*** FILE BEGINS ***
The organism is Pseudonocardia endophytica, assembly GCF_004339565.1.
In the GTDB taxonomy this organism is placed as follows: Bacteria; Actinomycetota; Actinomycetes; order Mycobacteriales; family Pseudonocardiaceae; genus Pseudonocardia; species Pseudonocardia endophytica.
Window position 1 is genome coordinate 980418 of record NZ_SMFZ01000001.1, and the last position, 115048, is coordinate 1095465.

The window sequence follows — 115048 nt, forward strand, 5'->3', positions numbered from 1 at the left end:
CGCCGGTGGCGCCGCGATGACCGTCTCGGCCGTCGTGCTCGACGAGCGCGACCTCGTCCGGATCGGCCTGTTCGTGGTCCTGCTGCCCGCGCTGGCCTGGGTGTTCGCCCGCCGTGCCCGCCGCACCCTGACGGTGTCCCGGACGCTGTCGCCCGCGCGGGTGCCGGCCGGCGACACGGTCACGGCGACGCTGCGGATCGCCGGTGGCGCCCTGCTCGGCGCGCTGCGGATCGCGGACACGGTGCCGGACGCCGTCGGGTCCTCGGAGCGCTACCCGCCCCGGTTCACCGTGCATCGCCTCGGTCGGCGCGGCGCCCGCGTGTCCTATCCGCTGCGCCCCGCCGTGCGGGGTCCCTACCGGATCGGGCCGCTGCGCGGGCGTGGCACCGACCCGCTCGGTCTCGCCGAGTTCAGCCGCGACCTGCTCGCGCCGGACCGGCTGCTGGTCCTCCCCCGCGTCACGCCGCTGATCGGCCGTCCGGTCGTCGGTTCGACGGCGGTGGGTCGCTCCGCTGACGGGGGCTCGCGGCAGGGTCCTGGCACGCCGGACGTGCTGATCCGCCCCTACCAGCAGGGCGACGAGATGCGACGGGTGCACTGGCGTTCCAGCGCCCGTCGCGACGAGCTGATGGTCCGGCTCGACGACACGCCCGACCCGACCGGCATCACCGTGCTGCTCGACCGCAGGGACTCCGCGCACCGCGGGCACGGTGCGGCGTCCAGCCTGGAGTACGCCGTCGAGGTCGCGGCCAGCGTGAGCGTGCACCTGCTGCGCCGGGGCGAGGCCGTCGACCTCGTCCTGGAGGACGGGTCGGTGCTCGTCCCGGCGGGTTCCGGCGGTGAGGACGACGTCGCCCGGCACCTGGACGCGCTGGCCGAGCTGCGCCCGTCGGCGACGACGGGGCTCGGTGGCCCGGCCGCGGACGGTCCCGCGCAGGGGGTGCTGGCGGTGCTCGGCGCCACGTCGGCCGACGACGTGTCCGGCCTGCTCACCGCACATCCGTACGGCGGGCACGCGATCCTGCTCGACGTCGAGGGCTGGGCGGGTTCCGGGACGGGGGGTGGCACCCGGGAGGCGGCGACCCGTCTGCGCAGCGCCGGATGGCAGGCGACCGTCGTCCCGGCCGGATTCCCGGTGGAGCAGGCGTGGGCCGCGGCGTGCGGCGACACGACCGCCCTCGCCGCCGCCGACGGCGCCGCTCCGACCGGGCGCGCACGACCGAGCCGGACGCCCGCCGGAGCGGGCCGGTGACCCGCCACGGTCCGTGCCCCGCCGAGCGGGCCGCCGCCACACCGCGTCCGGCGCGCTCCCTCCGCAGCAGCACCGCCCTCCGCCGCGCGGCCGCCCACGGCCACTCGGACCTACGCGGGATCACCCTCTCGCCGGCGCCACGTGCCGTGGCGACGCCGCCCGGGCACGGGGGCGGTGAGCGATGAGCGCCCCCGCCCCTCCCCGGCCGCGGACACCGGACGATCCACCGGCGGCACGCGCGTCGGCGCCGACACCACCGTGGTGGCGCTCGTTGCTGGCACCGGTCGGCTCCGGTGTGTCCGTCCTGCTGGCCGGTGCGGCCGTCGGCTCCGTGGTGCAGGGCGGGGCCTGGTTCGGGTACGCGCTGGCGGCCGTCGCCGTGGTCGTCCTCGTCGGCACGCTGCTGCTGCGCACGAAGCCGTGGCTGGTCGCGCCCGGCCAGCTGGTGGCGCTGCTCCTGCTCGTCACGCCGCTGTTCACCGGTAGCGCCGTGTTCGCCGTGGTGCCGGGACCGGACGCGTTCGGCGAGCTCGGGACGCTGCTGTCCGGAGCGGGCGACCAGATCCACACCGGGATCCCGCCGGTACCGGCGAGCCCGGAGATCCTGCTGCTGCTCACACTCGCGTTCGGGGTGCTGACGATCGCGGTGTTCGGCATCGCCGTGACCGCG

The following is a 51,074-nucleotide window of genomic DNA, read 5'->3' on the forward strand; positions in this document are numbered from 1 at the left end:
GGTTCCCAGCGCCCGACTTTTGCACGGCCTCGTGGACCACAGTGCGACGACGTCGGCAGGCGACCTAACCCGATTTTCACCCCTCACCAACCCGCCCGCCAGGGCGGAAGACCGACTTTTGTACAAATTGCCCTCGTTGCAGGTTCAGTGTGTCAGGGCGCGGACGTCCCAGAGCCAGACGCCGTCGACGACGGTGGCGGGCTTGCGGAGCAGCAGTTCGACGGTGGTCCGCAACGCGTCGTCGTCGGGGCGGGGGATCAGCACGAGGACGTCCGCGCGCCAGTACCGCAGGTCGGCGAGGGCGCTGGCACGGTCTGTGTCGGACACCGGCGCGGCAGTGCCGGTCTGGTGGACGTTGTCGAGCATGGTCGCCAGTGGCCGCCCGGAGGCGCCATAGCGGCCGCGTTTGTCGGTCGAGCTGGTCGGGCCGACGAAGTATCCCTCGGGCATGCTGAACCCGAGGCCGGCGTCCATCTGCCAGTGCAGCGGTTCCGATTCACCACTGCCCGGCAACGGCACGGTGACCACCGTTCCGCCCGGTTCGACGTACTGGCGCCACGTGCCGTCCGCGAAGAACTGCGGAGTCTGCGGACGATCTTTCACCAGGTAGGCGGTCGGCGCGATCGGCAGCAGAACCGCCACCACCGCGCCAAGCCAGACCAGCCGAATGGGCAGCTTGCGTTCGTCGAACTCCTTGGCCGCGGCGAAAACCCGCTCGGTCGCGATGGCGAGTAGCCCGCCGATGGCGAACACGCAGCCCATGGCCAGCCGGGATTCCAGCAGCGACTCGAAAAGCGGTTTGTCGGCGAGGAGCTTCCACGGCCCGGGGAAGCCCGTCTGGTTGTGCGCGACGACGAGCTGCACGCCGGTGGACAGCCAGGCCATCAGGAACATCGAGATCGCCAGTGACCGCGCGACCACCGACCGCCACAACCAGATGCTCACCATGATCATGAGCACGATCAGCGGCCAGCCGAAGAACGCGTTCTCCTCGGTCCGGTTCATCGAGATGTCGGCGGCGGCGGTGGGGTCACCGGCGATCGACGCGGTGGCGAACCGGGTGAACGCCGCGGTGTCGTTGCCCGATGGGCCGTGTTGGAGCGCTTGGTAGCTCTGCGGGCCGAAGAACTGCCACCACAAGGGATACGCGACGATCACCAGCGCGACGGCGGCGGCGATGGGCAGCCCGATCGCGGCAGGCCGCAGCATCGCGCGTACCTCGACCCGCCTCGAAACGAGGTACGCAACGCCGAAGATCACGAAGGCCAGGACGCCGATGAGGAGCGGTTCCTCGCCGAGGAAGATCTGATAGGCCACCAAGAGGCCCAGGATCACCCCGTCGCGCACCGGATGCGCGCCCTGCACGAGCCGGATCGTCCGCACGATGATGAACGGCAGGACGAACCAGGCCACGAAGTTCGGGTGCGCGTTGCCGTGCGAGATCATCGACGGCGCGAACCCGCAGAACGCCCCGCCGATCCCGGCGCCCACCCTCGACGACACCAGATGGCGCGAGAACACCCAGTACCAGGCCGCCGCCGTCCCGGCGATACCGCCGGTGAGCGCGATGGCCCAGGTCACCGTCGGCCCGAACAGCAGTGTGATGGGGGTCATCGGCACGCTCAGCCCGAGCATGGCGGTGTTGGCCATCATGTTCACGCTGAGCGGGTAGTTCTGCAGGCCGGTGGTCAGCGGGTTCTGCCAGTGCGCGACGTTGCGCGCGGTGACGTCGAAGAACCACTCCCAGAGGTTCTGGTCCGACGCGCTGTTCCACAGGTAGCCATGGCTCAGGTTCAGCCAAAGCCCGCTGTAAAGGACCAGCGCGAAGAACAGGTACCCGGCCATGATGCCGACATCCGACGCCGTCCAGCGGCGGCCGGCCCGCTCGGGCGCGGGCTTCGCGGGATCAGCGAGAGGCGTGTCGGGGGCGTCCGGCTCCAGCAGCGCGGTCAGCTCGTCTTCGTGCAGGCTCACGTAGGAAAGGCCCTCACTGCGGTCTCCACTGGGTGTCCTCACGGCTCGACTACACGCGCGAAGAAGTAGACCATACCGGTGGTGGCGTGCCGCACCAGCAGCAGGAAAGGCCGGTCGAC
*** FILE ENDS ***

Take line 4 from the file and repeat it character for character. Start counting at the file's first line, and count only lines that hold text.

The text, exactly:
The window sequence follows — 115048 nt, forward strand, 5'->3', positions numbered from 1 at the left end: